Women bore the brunt of lockdown joblessness, observes Kanika Datta.
As India Inc gradually returns to the office, and managements struggle to get up to speed, one corporate value could fall by the wayside with infectious rapidity: Gender equality in the workplace.
Job growth is expected to be slow to stagnant in the foreseeable future, and Indian employers, mostly male and rarely enthusiastic about hiring women in the first place, can be depended on to slump back to the bad old ways of privileging men for the limited number of jobs available.
Economic disruptions have never been good for the cause of women's equality in India, and the past six years have amply proved this with two man-made shocks and one, well, semi-man-made one.
After demonetisation (2016) and the rushed rollout of the goods and services tax (2017), the pandemic (2020) is the third major jolt that the Indian economy has sustained since 2016 -- or the fourth, if the impact of the first and second waves (2021) of the pandemic are considered separately.
That amounts to a lot of dislocation for the Indian people in general in a relatively short time.
The impact showed up almost immediately in terms of overall employment but also in the disproportionate impact on women's employment, which was never buoyant to start with.
By 2019, India's female labour participation rate (FLPR) had dropped to 20.3 per cent, a sharp drop from the already low 26 per cent in 2005, as demonetisation and the crash-GST programme took its toll on small and medium companies.
There is a theory that the FLPR drop partly occurred on account of more women stepping out of the workforce for higher education.
Higher gross enrolment ratios for higher education do corroborate this as a partial explanation.
What we don't know is whether women enrolled for higher education after they lost jobs or whether they voluntarily dropped out of jobs to educate themselves better, or whether they left jobs because of unpleasant workplace environments and decided to use the time to educate themselves before looking for work again.
Whatever the explanation, the 21-day Covid-induced lockdown underlined the basic truth about gender prejudice in the workplace starkly when the FLPR dropped to a record low of 15.5 per cent in the April-June quarter of 2020 and rose to just 16.1 per cent in the July-September quarter of that year.
It was women who unambiguously bore the brunt of the lockdown joblessness; the government's statistics office data showed that the unemployment rate among women touched 15.8 per cent against 12.6 per cent among men workers during three months that ended in September 2020.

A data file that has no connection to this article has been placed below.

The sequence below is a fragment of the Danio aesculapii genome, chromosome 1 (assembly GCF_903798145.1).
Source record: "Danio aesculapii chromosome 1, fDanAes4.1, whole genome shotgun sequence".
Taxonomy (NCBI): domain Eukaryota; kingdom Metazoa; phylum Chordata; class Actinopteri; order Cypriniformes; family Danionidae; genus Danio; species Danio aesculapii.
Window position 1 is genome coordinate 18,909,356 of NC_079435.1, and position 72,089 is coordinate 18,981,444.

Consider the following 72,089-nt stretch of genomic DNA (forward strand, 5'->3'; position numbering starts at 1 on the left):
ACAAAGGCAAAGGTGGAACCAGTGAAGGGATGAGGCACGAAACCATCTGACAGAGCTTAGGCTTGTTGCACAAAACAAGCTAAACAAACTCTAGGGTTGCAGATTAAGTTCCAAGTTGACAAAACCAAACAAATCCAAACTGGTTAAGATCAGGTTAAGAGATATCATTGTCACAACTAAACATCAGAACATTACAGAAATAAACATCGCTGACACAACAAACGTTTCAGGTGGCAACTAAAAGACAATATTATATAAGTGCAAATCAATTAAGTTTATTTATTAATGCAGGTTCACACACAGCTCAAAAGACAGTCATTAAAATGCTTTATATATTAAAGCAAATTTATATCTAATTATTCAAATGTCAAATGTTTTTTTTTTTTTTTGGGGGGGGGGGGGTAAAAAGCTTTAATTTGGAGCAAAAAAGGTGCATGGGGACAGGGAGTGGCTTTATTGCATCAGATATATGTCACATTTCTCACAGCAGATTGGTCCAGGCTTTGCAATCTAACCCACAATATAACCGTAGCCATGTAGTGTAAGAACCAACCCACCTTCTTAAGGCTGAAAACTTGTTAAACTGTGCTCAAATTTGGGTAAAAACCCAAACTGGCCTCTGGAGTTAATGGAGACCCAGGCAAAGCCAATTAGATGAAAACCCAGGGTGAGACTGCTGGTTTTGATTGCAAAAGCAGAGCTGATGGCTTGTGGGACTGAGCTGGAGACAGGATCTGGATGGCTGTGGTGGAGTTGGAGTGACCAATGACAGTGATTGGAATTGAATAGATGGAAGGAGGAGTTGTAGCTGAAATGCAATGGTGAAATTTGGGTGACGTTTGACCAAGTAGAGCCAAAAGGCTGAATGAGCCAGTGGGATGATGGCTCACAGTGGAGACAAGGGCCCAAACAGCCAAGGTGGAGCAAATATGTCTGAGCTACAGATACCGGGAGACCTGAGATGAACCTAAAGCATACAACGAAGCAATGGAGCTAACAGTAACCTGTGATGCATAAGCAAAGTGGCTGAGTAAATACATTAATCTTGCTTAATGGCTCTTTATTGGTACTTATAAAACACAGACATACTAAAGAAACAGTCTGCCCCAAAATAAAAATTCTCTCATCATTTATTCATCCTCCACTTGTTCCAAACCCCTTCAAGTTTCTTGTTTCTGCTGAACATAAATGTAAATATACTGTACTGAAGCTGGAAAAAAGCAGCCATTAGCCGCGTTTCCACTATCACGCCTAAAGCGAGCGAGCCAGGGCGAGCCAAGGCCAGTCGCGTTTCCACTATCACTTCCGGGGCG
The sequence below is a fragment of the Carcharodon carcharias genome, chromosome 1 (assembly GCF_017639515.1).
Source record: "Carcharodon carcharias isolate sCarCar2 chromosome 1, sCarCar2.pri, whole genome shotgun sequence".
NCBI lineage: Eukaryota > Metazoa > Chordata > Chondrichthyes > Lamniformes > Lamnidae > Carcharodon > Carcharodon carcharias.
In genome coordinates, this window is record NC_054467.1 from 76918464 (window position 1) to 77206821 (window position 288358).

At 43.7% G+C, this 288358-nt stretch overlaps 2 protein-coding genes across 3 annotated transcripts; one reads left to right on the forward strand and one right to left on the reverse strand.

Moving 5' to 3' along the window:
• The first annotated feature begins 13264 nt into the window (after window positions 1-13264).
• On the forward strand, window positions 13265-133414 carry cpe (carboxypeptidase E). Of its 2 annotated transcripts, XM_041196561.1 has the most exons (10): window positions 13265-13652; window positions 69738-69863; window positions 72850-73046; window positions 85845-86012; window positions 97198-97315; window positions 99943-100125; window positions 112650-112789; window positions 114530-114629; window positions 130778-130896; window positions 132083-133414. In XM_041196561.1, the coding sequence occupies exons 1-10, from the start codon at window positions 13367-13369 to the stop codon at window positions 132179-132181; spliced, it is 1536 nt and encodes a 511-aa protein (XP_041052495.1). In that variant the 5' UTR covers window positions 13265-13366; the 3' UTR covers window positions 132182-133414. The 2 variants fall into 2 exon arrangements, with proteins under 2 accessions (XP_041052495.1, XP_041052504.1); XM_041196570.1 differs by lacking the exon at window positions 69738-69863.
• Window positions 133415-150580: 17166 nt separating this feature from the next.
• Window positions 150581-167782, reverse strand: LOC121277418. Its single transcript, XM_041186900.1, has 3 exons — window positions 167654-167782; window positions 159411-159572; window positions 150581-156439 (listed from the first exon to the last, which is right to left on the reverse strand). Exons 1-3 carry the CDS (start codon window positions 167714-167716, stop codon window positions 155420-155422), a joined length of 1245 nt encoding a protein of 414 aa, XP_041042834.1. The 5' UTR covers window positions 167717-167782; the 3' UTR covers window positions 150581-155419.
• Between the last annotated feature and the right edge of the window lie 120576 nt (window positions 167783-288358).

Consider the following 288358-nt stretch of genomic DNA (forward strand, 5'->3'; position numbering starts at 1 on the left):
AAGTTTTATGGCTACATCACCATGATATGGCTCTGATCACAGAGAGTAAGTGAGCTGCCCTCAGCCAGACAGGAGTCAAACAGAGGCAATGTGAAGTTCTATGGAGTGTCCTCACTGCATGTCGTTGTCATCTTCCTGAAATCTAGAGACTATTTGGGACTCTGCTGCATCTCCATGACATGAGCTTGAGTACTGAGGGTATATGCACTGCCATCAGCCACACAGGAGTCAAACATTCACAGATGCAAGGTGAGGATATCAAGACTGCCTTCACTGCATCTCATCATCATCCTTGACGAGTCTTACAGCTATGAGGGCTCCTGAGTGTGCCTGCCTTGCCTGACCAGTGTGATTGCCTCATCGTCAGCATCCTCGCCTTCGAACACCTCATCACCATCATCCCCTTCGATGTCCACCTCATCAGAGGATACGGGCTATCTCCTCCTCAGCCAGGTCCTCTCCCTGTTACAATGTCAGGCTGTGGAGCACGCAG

According to the Centre for Monitoring Indian Economy's Mahesh Vyas, 'Women accounted for 10.7 per cent of the workforce in 2019-2020, but they suffered 13.9 per cent of the job losses in April 2020, the first month of the lockdown shock.'
And where men recovered most of their jobs, he wrote, 'Women were less fortunate; 49 per cent of the job losses by November were of women.'
In the initial days of the lockdown, there was hope that the work-from-home dynamic would induce a change in gender biases within corporate India at least, since it equalised the conditions under which men and women worked.
Post-pandemic, it was anticipated, managements would see the light: That allowing women burdened by household duties to work from home didn't impact performance or preclude them from being employable.
But in India, regressive social attitudes can be about as contagious as the Delta or Omicron variants of COVID-19.
If men working from home didn't see fit to help their working womenfolk with housework, it is unlikely that employers -- still mostly male -- will change their attitudes in the face of evidence to the contrary either.
The inevitable collateral damage as companies struggle with post-pandemic restoration is the weakening of management attention on gender inclusion.
That such issues are considered subordinate to the bottom-line was clear in a recent example.
Much was made of the fact that one Vishal Garg, CEO of a US mortgage finance start-up called Better.com, fired 900 employees, some of whom may have worked in his India back offices, via a Zoom call.
That's a shocking demonstration of managerial insensitivity, to be sure.
The video of the call proves that Mr Garg is a terrible employer as does an e-mail of November last year in which he referred to employees as 'dumb dolphins' (in capital letters).
And if Better.com wanted a better way of discrediting work-from-home, the biggest gain for working women during the pandemic, Mr Garg couldn't have expressed it better.
He accused at least 250 of his staff of working two hours a day while clocking eight-hour workdays (presumably, supervisors were among the 900 dismissals and Mr Garg is urgently reviewing his company's monitoring processes).
But the less noticed point was that the dismissals included the entire diversity, equity and inclusion recruiting team.
The signal couldn't have been clearer: Social inclusion (whether gender-, caste- or race-oriented) is a value worth upholding when the going is good; not so much when the losses pile up.
If that's the attitude of a CEO in the US, where the women's movement is a strong and viable force, the situation in India, where women's advocacy is relatively feeble force, can hardly be expected to be better.
Feature Presentation: Rajesh Alva/Rediff.com